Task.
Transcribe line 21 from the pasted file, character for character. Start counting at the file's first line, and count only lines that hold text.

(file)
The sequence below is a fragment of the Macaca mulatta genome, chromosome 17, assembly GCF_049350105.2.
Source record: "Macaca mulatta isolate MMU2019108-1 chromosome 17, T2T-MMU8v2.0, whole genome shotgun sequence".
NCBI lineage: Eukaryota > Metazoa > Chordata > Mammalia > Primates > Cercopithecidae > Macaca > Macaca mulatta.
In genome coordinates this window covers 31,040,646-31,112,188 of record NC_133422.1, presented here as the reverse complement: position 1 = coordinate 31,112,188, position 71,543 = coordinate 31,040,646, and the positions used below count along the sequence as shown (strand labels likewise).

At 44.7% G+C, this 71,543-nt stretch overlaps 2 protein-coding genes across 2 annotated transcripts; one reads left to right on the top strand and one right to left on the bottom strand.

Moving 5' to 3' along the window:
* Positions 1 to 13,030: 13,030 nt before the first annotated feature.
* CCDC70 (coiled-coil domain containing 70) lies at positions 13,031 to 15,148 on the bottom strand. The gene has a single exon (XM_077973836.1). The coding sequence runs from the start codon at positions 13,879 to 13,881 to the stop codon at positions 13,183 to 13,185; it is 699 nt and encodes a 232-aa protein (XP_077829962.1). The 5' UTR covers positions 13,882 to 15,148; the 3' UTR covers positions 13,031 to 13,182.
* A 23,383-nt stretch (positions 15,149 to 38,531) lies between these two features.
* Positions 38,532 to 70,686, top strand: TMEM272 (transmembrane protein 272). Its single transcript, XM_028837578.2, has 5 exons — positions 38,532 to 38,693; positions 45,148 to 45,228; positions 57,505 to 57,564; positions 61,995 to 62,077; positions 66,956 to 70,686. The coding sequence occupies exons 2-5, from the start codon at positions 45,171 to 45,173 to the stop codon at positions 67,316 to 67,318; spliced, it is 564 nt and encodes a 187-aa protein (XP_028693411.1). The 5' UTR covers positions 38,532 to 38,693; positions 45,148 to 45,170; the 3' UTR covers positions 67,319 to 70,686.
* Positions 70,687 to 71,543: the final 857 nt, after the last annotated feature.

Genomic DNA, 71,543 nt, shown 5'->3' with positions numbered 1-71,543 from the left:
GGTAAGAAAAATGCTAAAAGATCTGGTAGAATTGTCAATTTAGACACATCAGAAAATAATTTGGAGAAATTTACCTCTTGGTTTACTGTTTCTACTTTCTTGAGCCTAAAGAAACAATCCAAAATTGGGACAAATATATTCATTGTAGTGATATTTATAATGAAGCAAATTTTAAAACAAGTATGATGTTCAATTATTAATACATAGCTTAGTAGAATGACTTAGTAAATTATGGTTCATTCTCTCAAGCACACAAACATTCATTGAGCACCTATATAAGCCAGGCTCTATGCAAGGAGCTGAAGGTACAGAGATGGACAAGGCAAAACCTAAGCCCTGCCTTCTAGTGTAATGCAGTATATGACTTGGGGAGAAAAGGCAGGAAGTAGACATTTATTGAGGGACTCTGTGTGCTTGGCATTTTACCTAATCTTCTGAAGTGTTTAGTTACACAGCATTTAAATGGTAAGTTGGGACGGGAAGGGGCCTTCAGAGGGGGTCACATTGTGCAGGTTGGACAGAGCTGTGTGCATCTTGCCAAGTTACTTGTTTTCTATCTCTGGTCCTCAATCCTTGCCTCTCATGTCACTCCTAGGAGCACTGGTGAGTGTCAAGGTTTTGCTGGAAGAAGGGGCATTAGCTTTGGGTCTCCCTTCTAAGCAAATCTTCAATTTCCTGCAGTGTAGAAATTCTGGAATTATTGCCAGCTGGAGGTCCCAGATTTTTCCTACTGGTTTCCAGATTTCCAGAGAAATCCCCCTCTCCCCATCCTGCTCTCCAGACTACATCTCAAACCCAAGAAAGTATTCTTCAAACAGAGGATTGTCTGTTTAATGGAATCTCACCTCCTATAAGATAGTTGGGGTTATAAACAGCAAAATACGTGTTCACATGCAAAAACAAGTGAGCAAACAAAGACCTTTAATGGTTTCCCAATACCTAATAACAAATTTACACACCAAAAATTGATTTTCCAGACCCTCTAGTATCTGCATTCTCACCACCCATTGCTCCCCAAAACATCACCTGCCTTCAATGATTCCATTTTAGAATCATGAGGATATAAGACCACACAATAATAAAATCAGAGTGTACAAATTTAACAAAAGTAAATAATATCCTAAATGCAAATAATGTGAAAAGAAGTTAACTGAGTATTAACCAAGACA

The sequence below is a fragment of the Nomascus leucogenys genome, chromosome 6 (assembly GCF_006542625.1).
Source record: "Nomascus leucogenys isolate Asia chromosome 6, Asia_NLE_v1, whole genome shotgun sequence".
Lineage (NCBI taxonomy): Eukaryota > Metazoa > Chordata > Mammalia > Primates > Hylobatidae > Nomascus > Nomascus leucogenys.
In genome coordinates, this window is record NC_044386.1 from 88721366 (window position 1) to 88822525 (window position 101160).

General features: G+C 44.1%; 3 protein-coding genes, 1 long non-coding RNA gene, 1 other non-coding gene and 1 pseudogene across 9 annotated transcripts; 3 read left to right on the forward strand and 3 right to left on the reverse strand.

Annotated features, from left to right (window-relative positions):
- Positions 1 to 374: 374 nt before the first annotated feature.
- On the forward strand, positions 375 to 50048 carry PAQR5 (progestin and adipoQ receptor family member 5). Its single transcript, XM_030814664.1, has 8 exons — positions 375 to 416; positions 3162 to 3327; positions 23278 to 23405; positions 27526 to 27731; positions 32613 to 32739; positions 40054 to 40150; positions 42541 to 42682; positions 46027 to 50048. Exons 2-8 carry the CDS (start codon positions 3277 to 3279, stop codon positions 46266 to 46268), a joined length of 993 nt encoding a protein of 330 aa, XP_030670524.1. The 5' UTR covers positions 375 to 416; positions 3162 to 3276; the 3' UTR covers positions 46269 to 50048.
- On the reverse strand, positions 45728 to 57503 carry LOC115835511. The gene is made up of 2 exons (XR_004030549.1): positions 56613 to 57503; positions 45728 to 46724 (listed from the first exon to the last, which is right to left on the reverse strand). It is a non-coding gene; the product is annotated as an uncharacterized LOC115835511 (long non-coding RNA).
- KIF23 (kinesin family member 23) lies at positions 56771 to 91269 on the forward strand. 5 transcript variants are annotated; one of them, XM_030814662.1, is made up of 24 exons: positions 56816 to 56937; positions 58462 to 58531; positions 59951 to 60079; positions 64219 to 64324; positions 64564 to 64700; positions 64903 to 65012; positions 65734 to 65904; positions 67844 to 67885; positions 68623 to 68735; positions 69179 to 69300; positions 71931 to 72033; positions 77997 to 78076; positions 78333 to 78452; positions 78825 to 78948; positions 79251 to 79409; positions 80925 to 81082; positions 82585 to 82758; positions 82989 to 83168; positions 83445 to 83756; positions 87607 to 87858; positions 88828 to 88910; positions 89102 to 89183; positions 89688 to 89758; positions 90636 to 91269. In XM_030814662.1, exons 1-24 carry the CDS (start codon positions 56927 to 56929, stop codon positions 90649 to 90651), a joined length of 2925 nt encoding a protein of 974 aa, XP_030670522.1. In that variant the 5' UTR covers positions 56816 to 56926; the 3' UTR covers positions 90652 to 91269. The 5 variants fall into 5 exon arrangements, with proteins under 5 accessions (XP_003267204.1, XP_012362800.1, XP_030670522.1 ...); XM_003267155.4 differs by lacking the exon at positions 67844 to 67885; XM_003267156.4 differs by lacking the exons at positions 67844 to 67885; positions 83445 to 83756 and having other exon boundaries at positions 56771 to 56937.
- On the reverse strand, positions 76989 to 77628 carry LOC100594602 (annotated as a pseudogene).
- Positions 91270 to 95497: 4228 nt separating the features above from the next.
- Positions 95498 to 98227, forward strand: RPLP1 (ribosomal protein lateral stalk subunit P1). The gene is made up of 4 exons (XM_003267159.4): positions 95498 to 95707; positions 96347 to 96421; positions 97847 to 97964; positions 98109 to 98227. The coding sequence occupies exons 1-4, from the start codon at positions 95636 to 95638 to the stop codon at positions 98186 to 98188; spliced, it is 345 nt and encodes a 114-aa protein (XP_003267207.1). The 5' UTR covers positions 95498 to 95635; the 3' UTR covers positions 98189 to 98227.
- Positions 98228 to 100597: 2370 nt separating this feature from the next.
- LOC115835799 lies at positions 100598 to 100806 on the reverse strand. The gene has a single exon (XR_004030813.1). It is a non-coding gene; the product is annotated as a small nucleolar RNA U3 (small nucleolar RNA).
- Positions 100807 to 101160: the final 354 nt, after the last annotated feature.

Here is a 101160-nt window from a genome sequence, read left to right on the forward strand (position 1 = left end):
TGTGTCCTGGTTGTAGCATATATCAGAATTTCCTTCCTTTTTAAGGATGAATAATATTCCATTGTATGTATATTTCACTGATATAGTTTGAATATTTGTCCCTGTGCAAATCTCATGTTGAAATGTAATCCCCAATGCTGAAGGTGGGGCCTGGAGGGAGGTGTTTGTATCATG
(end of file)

- On the forward strand, positions 375 to 50048 carry PAQR5 (progestin and adipoQ receptor family member 5). Its single transcript, XM_030814664.1, has 8 exons — positions 375 to 416; positions 3162 to 3327; positions 23278 to 23405; positions 27526 to 27731; positions 32613 to 32739; positions 40054 to 40150; positions 42541 to 42682; positions 46027 to 50048. Exons 2-8 carry the CDS (start codon positions 3277 to 3279, stop codon positions 46266 to 46268), a joined length of 993 nt encoding a protein of 330 aa, XP_030670524.1. The 5' UTR covers positions 375 to 416; positions 3162 to 3276; the 3' UTR covers positions 46269 to 50048.